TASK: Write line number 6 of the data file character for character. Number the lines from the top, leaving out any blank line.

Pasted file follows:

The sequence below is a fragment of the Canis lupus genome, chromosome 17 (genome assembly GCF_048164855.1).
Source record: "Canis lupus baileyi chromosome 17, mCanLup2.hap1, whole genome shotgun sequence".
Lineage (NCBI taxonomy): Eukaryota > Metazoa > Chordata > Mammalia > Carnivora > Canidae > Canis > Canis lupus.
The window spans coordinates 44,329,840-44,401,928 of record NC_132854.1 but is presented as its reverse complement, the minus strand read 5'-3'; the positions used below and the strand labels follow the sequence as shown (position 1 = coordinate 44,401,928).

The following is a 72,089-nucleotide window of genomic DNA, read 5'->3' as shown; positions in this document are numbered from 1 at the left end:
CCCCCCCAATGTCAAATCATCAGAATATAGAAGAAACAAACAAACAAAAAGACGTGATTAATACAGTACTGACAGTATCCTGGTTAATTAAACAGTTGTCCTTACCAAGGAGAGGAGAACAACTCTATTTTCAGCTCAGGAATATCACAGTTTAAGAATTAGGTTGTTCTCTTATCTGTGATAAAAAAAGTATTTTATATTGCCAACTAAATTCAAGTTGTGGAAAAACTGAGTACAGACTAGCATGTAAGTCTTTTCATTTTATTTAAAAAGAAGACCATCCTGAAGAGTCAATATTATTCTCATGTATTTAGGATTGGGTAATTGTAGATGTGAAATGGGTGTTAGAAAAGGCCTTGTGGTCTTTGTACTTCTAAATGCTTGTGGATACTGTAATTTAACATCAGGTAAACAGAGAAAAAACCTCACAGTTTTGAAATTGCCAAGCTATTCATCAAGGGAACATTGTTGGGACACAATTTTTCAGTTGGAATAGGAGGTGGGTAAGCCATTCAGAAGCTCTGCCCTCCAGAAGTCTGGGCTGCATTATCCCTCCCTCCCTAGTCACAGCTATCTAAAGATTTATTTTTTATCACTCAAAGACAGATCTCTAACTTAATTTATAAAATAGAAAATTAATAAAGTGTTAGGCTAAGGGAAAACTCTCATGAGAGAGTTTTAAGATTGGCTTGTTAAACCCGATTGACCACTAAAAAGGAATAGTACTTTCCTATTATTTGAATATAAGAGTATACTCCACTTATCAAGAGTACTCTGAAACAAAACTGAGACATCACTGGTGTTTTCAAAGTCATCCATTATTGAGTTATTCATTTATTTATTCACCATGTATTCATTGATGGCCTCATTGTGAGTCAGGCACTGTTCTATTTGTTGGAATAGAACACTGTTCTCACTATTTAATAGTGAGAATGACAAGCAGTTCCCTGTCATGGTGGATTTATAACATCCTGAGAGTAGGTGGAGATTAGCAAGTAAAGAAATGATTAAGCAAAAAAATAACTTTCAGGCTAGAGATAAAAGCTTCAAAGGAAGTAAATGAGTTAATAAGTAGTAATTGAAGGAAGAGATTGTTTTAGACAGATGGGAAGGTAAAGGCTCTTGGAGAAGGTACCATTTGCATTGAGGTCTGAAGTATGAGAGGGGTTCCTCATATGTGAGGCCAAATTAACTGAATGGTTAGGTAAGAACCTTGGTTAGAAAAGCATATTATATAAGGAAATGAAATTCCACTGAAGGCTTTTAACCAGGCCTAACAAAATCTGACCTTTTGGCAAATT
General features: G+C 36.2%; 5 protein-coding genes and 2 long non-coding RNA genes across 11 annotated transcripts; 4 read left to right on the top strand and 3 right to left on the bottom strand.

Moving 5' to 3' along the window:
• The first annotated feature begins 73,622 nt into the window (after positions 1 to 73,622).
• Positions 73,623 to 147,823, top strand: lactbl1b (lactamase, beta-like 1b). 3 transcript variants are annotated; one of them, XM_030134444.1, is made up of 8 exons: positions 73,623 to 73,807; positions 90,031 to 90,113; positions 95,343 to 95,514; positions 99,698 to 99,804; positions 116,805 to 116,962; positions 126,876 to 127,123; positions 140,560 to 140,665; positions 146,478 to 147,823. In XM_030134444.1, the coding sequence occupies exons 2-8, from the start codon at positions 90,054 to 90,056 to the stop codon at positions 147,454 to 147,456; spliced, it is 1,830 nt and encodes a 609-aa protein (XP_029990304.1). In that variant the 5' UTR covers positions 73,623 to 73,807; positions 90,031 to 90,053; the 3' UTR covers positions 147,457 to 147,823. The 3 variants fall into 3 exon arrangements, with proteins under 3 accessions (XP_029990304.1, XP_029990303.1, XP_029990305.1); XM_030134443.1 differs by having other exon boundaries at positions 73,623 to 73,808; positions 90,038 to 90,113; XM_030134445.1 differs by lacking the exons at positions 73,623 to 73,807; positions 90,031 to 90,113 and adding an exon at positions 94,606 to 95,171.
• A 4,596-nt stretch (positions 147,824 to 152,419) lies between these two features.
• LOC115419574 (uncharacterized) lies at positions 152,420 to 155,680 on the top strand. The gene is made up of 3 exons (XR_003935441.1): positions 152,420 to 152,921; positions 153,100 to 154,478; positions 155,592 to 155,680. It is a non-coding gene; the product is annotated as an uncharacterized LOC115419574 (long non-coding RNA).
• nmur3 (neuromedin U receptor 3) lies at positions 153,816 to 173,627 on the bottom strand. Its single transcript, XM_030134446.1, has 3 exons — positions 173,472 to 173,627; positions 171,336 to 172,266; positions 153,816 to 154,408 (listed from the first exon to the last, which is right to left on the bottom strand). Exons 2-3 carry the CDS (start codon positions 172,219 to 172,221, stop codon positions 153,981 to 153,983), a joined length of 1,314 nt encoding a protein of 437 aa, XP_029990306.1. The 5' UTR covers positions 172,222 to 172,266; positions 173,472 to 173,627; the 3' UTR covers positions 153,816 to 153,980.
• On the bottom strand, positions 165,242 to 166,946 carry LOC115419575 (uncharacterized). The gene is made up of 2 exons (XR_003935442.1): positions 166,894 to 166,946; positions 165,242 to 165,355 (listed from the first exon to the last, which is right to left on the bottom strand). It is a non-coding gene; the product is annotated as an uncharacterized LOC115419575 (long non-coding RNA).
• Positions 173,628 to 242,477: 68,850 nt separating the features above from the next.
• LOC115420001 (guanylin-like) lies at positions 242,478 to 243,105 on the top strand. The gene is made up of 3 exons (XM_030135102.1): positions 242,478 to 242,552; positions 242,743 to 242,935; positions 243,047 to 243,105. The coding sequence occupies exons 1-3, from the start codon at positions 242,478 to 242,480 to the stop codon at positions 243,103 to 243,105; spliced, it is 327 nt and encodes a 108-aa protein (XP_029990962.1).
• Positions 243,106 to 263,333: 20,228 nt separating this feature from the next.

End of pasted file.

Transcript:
CCCCCCCAATGTCAAATCATCAGAATATAGAAGAAACAAACAAACAAAAAGACGTGATTAATACAGTACTGACAGTATCCTGGTTAATTAAACAGTTGTCCTTACCAAGGAGAGGAGAACAACTCTATTTTCAGCTCAGGAATATCACAGTTTAAGAATTAGGTTGTTCTCTTATCTGTGATAAAAAAAGTATTTTATATTGCCAACTAAATTCAAGTTGTGGAAAAACTGAGTACAGACTAGCATGTAAGTCTTTTCATTTTATTTAAAAAGAAGACCATCCTGAAGAGTCAATATTATTCTCATGTATTTAGGATTGGGTAATTGTAGATGTGAAATGGGTGTTAGAAAAGGCCTTGTGGTCTTTGTACTTCTAAATGCTTGTGGATACTGTAATTTAACATCAGGTAAACAGAGAAAAAACCTCACAGTTTTGAAATTGCCAAGCTATTCATCAAGGGAACATTGTTGGGACACAATTTTTCAGTTGGAATAGGAGGTGGGTAAGCCATTCAGAAGCTCTGCCCTCCAGAAGTCTGGGCTGCATTATCCCTCCCTCCCTAGTCACAGCTATCTAAAGATTTATTTTTTATCACTCAAAGACAGATCTCTAACTTAATTTATAAAATAGAAAATTAATAAAGTGTTAGGCTAAGGGAAAACTCTCATGAGAGAGTTTTAAGATTGGCTTGTTAAACCCGATTGACCACTAAAAAGGAATAGTACTTTCCTATTATTTGAATATAAGAGTATACTCCACTTATCAAGAGTACTCTGAAACAAAACTGAGACATCACTGGTGTTTTCAAAGTCATCCATTATTGAGTTATTCATTTATTTATTCACCATGTATTCATTGATGGCCTCATTGTGAGTCAGGCACTGTTCTATTTGTTGGAATAGAACACTGTTCTCACTATTTAATAGTGAGAATGACAAGCAGTTCCCTGTCATGGTGGATTTATAACATCCTGAGAGTAGGTGGAGATTAGCAAGTAAAGAAATGATTAAGCAAAAAAATAACTTTCAGGCTAGAGATAAAAGCTTCAAAGGAAGTAAATGAGTTAATAAGTAGTAATTGAAGGAAGAGATTGTTTTAGACAGATGGGAAGGTAAAGGCTCTTGGAGAAGGTACCATTTGCATTGAGGTCTGAAGTATGAGAGGGGTTCCTCATATGTGAGGCCAAATTAACTGAATGGTTAGGTAAGAACCTTGGTTAGAAAAGCATATTATATAAGGAAATGAAATTCCACTGAAGGCTTTTAACCAGGCCTAACAAAATCTGACCTTTTGGCAAATT